My experience on Undercover Boss was humbling. First of all, you’ve got to walk a mile in the shoes of your frontline workforce—climbing ladders, getting on roofs, installing a satellite dish, answering phones with upset customers in the call center. It was an invaluable experience for me. It taught me a lot about, number one, the complexity of our business and how challenging it is for our frontline workforce.

Number two, I was just amazed at the quality of our people, their passion for DIRECTV and for customer service. We have some amazing folks, some of whom we showcased on the show itself. Coming out of that, we did a number of things. We’ve adjusted compensation levels for frontline employees; I felt that we were maybe being a little penny-wise, pound-foolish, so we’ve actually taken up compensation. We’ve increased what we’re doing in employee recognition. We’ve also increased our investment in developing talent. Next year, for instance, we’re rolling out some training for frontline supervisors to try and take their capabilities to another level. Finally, we’re more active in our college-scholarship program for the kids of our workforce, and it’s been fun to see that grow.

Are you confident that you will have the talent needed to deliver your strategy over the next few years, both in the US and in Latin America?

I’m confident we’ll have the talent…because if we don’t, I think the board will find a different CEO. As a CEO, one of my most important responsibilities is ensuring that the company is developing our talent base. Clearly in this country we have a shortage of science and engineering graduates, which is a challenge for our company. As a country, we have to do more to encourage kids to get an education in science and technology.

We’re trying to do that with our corporate citizenship work as well. This is a great country. We have some of the best educational institutions, particularly at the university level, in the world. It is our job as managers and leaders at DIRECTV to ensure that we’re continuing to fill the pipeline with bright, young, talented folks, and nurturing and developing them so they can have not just a job, but a career here.

In nurturing your talent, are you moving personnel across departments or offering international assignments? How actively are you recruiting high school and college students?

We’ve done a number of things. For example, we moved a US senior executive into our Latin American business, and we’ve moved some Latin American folks into our US business. We’ve moved people cross-functionally, too. We took someone out of operations and put him in sales and marketing. That’s sent the message that you can’t just grow up in your own functional silo. You’ve got to learn more about the business across the organisation. That’s been a big change.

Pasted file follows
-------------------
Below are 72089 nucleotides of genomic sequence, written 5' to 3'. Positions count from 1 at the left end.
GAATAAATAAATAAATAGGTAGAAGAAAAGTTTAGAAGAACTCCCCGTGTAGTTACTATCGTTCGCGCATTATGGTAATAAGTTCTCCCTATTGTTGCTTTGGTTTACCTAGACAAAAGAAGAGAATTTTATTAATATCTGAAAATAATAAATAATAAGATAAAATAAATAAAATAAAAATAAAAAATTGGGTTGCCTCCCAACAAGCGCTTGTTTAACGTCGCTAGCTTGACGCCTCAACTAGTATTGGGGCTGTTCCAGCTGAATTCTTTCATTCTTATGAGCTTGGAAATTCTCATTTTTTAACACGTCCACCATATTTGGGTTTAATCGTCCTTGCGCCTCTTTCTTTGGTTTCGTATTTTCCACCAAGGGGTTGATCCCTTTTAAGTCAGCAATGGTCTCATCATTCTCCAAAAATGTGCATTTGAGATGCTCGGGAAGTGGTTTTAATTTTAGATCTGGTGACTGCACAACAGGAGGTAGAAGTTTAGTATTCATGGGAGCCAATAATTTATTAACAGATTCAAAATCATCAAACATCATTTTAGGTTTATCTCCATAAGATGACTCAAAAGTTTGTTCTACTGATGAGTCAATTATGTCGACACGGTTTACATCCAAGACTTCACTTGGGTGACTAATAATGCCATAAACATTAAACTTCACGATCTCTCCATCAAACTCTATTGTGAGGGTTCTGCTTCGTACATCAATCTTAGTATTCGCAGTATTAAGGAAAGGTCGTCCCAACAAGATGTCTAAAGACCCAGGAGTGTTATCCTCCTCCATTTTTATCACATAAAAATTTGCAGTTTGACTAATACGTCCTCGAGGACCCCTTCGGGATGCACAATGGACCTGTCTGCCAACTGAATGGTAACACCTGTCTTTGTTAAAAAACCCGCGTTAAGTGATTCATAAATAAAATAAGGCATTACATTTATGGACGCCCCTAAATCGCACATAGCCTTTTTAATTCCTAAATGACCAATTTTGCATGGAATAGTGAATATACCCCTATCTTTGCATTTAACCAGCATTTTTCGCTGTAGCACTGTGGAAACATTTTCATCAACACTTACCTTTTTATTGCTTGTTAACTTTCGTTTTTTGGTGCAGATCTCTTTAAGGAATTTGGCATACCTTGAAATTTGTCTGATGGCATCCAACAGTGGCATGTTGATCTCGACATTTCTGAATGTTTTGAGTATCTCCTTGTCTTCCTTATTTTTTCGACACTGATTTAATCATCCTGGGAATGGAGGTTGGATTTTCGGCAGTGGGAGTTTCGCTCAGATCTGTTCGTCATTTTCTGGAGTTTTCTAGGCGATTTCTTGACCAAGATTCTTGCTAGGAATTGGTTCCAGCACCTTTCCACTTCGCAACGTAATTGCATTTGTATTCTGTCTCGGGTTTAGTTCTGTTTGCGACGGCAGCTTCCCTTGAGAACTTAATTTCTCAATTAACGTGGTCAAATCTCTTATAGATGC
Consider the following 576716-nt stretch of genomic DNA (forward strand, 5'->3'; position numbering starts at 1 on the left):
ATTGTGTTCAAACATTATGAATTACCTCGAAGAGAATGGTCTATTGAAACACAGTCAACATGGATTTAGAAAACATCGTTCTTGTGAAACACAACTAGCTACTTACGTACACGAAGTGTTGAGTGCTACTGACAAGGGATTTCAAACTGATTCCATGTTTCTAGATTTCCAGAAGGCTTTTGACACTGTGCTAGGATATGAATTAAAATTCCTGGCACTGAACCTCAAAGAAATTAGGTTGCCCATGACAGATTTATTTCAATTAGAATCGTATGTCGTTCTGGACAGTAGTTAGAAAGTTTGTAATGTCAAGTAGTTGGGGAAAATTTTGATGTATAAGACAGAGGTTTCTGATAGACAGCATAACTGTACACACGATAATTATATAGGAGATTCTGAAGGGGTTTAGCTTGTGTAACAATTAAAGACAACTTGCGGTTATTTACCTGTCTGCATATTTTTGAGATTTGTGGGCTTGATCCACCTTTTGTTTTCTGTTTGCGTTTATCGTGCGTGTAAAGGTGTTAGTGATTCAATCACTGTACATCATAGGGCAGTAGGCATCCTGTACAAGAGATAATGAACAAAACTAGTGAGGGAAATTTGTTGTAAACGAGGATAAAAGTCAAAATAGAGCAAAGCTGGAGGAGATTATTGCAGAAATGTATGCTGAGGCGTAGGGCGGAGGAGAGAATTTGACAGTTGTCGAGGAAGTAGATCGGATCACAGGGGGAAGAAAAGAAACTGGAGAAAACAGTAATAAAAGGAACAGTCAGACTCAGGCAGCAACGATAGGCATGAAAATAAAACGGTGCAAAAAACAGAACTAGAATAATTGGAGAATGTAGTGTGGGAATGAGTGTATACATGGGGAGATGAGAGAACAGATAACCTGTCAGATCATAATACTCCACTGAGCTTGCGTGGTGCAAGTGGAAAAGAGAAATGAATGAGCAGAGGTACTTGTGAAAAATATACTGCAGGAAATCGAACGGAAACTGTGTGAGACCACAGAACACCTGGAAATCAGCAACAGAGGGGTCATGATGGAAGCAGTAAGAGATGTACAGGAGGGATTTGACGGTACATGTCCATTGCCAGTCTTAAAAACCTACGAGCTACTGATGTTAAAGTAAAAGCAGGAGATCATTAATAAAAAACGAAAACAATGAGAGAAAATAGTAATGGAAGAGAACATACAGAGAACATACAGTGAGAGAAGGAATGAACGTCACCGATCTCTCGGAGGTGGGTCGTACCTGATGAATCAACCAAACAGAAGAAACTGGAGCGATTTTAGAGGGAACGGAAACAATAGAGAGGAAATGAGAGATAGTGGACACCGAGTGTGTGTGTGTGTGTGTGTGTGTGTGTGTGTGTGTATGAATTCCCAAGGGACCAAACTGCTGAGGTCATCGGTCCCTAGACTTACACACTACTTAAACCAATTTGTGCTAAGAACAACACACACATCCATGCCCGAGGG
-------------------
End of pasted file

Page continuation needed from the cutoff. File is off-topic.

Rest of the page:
Second, we’re trying to be more coordinated in the way we do on-campus recruiting. We have a tremendous summer internship program, and we’re trying to do a better job of turning those interns into full-time, long time employees.

Working together with our head of HR, Joe Bosch, we have developed a one week leadership-development program for our most high-potential executives, which I teach. It covers areas such as strategic thinking, self-awareness and savvy to taking others with you to values-based leadership. It’s something I’m pretty passionate about as well.

Given those efforts, have the requirements for your senior leadership positions changed?

Absolutely. We have put together a framework we call our Formula for Leadership, which describes what we expect of them as strategic thinkers. Strategy isn’t just for the CEO. The world is changing all the time. Everybody’s got to think more strategically.

In what ways have the allocation of your time and attention changed in the past year, and will that return to ‘normal,’ if there is such a thing anymore?

There is no going back to an old normal for any CEO. As I look forward, my sense is I want to spend more time on the customer and how we’re serving the customer cross-functionally. This is a very complex business, and so you do an awful lot of things with each function, because the metrics are different by function. But it seems to me that my job is to focus on the longer-term and to make sure that we are taking the steps today to ensure that we’re as successful five years from now as we were over the last five years in growing our business and improving our profitability and cash flow.

I fully expect that I’m going to be spending a lot more time on building a better customer experience over the next three or four years. That’s probably the biggest change.